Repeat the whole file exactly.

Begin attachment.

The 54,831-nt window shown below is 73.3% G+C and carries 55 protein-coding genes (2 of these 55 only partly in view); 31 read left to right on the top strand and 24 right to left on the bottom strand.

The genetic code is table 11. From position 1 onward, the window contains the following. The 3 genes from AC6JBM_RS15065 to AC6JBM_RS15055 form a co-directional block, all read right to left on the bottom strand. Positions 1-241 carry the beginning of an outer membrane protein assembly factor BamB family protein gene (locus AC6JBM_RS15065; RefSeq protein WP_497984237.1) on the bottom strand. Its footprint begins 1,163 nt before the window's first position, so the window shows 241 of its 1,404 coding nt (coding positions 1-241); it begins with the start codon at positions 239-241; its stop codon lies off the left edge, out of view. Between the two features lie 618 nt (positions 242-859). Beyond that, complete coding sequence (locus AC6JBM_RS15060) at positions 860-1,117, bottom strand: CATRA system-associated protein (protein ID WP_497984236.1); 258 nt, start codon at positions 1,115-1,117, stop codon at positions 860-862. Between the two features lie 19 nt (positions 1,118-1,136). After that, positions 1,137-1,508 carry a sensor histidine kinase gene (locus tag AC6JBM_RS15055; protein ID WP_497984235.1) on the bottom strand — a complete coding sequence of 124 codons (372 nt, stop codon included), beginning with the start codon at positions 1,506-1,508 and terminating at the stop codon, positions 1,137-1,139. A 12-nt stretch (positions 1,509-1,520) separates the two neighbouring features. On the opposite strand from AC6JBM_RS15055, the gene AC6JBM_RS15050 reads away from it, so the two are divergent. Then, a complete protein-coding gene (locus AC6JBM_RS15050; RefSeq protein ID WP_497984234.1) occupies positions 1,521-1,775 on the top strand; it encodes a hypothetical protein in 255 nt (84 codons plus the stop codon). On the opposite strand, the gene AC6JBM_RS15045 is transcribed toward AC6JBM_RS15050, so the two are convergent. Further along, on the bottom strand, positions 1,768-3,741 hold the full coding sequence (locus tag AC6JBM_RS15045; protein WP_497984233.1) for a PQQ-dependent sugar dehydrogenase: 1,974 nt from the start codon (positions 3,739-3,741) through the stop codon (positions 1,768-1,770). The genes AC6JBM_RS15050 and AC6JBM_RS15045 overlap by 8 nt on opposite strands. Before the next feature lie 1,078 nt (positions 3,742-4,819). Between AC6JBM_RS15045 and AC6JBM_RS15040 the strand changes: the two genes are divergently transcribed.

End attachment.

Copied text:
The 54,831-nt window shown below is 73.3% G+C and carries 55 protein-coding genes (2 of these 55 only partly in view); 31 read left to right on the top strand and 24 right to left on the bottom strand.

The genetic code is table 11. From position 1 onward, the window contains the following. The 3 genes from AC6JBM_RS15065 to AC6JBM_RS15055 form a co-directional block, all read right to left on the bottom strand. Positions 1-241 carry the beginning of an outer membrane protein assembly factor BamB family protein gene (locus AC6JBM_RS15065; RefSeq protein WP_497984237.1) on the bottom strand. Its footprint begins 1,163 nt before the window's first position, so the window shows 241 of its 1,404 coding nt (coding positions 1-241); it begins with the start codon at positions 239-241; its stop codon lies off the left edge, out of view. Between the two features lie 618 nt (positions 242-859). Beyond that, complete coding sequence (locus AC6JBM_RS15060) at positions 860-1,117, bottom strand: CATRA system-associated protein (protein ID WP_497984236.1); 258 nt, start codon at positions 1,115-1,117, stop codon at positions 860-862. Between the two features lie 19 nt (positions 1,118-1,136). After that, positions 1,137-1,508 carry a sensor histidine kinase gene (locus tag AC6JBM_RS15055; protein ID WP_497984235.1) on the bottom strand — a complete coding sequence of 124 codons (372 nt, stop codon included), beginning with the start codon at positions 1,506-1,508 and terminating at the stop codon, positions 1,137-1,139. A 12-nt stretch (positions 1,509-1,520) separates the two neighbouring features. On the opposite strand from AC6JBM_RS15055, the gene AC6JBM_RS15050 reads away from it, so the two are divergent. Then, a complete protein-coding gene (locus AC6JBM_RS15050; RefSeq protein ID WP_497984234.1) occupies positions 1,521-1,775 on the top strand; it encodes a hypothetical protein in 255 nt (84 codons plus the stop codon). On the opposite strand, the gene AC6JBM_RS15045 is transcribed toward AC6JBM_RS15050, so the two are convergent. Further along, on the bottom strand, positions 1,768-3,741 hold the full coding sequence (locus tag AC6JBM_RS15045; protein WP_497984233.1) for a PQQ-dependent sugar dehydrogenase: 1,974 nt from the start codon (positions 3,739-3,741) through the stop codon (positions 1,768-1,770). The genes AC6JBM_RS15050 and AC6JBM_RS15045 overlap by 8 nt on opposite strands. Before the next feature lie 1,078 nt (positions 3,742-4,819). Between AC6JBM_RS15045 and AC6JBM_RS15040 the strand changes: the two genes are divergently transcribed.